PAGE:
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Eur J Cancer. 1990 Apr;26(4):464-9.

Adjuvant chemotherapy for medulloblastoma: the first multi-centre control trial of the International Society of Paediatric Oncology (SIOP I).

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  • 1Department of Radiotherapy and Oncology, Royal Marsden Hospital, Sutton, Surrey, U.K.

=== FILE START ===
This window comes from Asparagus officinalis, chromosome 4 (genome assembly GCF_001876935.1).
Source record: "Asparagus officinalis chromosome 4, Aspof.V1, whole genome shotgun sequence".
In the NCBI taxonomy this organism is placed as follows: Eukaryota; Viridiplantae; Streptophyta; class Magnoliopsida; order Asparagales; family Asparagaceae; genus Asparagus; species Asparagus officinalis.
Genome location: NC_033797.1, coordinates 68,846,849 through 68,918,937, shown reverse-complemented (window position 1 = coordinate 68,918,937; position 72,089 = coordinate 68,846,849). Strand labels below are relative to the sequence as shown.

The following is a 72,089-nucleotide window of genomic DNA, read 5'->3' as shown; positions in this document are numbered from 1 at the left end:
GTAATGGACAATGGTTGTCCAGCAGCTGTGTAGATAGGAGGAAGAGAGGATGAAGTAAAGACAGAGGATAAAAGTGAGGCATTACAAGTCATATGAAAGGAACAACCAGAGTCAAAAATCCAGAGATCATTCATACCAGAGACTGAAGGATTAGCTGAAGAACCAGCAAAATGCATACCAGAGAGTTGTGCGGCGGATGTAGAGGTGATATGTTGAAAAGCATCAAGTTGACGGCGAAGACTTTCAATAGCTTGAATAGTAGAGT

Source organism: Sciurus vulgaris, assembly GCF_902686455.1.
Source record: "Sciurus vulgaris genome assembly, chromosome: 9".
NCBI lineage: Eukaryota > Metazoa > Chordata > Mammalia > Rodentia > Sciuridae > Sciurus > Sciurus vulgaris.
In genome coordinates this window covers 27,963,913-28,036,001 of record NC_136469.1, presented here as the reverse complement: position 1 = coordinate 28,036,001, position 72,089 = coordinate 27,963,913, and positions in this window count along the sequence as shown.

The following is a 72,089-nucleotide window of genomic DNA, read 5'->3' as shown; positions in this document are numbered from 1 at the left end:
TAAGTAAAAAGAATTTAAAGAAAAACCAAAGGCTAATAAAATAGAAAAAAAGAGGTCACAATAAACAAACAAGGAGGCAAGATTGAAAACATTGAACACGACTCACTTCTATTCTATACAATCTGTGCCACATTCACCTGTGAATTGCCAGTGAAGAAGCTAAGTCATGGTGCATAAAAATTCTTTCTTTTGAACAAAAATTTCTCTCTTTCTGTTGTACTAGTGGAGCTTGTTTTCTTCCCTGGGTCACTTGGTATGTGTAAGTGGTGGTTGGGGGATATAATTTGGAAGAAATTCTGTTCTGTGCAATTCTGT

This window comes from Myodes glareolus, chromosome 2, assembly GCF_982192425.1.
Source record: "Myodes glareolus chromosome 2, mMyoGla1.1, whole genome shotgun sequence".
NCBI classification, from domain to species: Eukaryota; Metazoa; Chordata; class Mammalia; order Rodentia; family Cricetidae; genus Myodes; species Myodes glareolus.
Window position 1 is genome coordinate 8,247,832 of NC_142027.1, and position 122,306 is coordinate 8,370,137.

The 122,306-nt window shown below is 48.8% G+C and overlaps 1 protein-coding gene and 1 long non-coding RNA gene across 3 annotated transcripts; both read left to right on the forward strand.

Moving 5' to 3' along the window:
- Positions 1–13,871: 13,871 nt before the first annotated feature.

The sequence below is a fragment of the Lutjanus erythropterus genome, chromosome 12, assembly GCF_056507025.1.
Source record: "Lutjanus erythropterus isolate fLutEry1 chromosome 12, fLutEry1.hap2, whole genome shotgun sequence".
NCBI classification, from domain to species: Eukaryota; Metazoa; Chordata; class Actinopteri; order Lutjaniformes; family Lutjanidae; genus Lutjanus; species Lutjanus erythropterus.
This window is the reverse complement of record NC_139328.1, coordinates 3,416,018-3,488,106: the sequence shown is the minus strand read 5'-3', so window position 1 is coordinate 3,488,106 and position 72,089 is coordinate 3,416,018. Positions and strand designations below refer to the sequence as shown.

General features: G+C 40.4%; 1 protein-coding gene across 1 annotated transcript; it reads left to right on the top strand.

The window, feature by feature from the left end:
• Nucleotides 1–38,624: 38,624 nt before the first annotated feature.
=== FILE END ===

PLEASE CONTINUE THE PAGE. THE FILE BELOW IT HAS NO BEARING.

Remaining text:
Two hundred and eighty-six patients with medulloblastoma from 46 centres in 15 countries were treated in a prospective randomized trial designed to assess the value of adjuvant chemotherapy. All patients were treated by craniospinal irradiation. Those randomly allocated to receive adjuvant chemotherapy were given vincristine during irradiation and maintenance CCNU and vincristine, given in 6-weekly cycles, for 1 year. The overall survival was 53% at 5 years and 45% at 10 years. At the close of the trial in 1979, the difference between the disease-free survival rate for the chemotherapy and control groups was statistically significant (P = 0.005). Since then, late relapses have occurred in the chemotherapy arm and the statistically significant difference between the two groups has been lost. Although there is now no statistical difference between the two arms of the trial, a benefit for chemotherapy persists in a number of sub-groups; partial or sub-total surgery (P = 0.007), brainstem involvement (P = 0.001), and stage T3 and T4 disease (P = 0.002). A number of prognostic factors for medulloblastoma have emerged; sub-total resection, extent of disease and being male sex carry a poor prognosis.

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